Richie runs to a trailer with a young couple, Harry and Jenny, in it, and they let him in to spend the night. Robert staggers in the next morning, but he doesn’t look good.
The next night, the moon is full once again. This time, the werewolf is inside their cabin. Richie hides until he leaves. The werewolf goes to Harry and Jenny’s place and rolls it down the cliff. He then opens the door and kills them both. He then brings something back to the cabin and buries it. Richie watches the werewolf turn into his father.
The sheriff tells Robert that there’s a wild animal killing people in the area. This time, Richie is silent about seeing any werewolves. Robert doesn’t remember any of what happened.
Richie goes home to his mother and says he’s afraid of his father and doesn’t want to go back. He tells her everything, but she thinks he’s just acting out because of the divorce. Dr. Marderosian thinks they should take it all more seriously.
Time passes, and it’s this month's full moon, Sandy says she’ll go up to the cabin with Robert and Richie. She calls the psychiatrist, but we see him lying dead on the floor.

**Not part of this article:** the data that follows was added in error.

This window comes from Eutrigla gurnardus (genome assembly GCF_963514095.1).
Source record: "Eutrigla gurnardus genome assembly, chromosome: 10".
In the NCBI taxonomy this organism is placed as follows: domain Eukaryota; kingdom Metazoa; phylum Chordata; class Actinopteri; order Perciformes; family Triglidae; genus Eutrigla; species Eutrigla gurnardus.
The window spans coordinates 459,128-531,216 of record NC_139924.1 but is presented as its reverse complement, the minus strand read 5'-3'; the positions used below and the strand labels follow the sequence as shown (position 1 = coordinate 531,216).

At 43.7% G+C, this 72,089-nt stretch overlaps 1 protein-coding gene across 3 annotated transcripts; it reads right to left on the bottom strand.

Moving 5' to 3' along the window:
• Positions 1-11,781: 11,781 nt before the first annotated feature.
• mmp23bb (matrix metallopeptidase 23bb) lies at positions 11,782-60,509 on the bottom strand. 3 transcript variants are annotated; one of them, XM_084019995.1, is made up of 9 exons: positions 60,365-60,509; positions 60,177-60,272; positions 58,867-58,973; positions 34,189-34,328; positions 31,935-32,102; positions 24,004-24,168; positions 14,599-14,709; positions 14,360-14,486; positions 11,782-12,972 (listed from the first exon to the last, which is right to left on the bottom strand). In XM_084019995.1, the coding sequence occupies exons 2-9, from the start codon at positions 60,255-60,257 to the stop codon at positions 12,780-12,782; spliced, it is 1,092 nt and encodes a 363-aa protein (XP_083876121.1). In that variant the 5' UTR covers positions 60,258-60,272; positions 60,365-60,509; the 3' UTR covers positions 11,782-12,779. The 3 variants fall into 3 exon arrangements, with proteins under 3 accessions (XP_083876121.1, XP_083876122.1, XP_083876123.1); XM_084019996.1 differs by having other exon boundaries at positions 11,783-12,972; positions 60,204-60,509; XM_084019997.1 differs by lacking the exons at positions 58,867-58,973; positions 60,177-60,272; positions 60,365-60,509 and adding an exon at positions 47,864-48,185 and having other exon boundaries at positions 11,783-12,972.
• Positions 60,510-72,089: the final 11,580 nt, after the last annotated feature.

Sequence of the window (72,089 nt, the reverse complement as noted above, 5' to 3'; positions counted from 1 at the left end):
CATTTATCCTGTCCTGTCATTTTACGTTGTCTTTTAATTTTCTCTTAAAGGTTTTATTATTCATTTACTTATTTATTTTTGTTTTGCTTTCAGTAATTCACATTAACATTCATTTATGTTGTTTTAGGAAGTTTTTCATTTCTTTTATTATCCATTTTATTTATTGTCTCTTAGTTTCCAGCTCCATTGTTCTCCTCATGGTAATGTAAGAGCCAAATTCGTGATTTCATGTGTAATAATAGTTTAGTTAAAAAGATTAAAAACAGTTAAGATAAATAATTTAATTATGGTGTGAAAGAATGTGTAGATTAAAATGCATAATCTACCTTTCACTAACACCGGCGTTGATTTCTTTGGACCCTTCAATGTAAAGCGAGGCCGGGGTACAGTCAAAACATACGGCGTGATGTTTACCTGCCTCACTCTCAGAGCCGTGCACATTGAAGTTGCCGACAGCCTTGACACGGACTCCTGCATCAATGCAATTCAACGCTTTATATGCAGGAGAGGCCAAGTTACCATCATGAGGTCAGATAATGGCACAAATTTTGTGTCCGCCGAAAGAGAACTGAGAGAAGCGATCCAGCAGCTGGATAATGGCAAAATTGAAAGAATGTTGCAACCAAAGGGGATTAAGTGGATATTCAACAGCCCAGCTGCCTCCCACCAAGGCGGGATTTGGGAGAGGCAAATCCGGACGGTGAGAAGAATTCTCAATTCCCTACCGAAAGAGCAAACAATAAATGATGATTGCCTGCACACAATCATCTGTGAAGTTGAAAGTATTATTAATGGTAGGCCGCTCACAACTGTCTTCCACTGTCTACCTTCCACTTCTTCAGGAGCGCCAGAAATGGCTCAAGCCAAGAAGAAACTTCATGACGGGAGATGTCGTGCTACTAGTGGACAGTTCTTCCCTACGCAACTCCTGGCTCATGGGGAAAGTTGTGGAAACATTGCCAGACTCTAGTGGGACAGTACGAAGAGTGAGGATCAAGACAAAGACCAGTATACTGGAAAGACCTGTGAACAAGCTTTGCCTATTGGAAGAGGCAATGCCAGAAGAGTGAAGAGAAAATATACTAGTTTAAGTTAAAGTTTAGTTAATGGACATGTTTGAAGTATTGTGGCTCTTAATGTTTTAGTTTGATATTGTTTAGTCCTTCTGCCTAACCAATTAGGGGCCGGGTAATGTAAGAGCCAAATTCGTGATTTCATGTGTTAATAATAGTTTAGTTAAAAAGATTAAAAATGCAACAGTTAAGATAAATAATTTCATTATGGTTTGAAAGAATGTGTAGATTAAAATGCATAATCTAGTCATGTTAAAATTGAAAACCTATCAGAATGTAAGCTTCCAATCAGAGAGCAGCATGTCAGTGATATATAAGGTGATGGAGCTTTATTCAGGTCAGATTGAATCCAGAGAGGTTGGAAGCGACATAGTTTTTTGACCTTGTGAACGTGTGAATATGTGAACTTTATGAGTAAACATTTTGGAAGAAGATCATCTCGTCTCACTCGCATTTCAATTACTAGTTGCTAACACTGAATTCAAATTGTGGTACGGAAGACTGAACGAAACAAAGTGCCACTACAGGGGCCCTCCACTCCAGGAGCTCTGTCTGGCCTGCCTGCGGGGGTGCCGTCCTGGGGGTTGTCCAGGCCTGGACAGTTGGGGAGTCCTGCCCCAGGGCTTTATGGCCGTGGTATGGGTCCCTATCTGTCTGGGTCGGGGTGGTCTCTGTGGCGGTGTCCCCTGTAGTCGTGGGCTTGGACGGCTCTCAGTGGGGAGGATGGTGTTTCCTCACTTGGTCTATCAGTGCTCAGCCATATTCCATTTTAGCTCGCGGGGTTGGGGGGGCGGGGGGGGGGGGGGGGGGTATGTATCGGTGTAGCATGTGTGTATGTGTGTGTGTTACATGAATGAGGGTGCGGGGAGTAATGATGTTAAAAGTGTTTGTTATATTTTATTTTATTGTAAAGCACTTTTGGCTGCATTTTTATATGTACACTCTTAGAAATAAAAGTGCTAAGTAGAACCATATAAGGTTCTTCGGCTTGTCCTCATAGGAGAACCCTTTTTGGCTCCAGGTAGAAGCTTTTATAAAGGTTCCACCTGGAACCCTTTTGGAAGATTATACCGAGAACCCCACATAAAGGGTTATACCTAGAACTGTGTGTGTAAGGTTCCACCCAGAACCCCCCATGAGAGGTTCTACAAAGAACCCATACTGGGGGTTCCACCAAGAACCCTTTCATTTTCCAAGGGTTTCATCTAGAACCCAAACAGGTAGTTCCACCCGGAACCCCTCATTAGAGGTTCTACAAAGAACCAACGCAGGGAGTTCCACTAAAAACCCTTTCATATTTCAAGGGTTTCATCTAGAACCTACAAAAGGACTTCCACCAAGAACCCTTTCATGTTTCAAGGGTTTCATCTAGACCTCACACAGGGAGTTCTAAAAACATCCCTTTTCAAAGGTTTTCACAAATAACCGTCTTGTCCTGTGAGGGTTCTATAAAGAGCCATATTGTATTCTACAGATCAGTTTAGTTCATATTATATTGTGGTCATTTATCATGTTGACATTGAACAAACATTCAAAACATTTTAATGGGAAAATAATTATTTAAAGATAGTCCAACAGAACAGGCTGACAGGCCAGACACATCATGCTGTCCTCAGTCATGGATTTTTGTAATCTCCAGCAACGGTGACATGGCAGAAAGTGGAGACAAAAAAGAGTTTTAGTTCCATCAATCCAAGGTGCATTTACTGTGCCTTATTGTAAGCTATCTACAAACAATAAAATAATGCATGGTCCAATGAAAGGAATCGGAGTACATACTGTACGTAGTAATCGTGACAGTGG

On the way to the cabin, the trio stops at the hippie commune. Brother Christopher says they’re going to cast out Satan from them. They make a circle, but Robert can’t enter. Christopher says that if Robert is pulled into the circle, the evil will be driven out, but Sandy pulls Robert away to go to the cabin.
Sandy tries to have a conversation with Robert, but he leaves; he’s already sensing the change coming on. Richie goes out to the barn to dig up whatever it was that the werewolf buried. Robert tells Richie to lock him in the barn; he knows what’s coming.
Finally, Sandy sees the werewolf too. They drive off, but the monster takes off cross-country. Brother Christopher hears the wolf howl. “A demon is coming to test us!” he shouts. They see the werewolf and run for their cars. The sun comes up, and they see who it really is.
The sheriff talks to Sandy and Richie, and the story of the werewolf comes up again. Everyone is just so sick of hearing this annoying little kid ranting about werewolves, no one listens. The sheriff feels the same way about the hippies.
The next night, the werewolf’s back in the cabin. Sandy gets a screaming closeup and the monster tries to carry her off. The police are right outside, and they take a few shots at the thing. The cops get a couple search parties set up and go looking for it.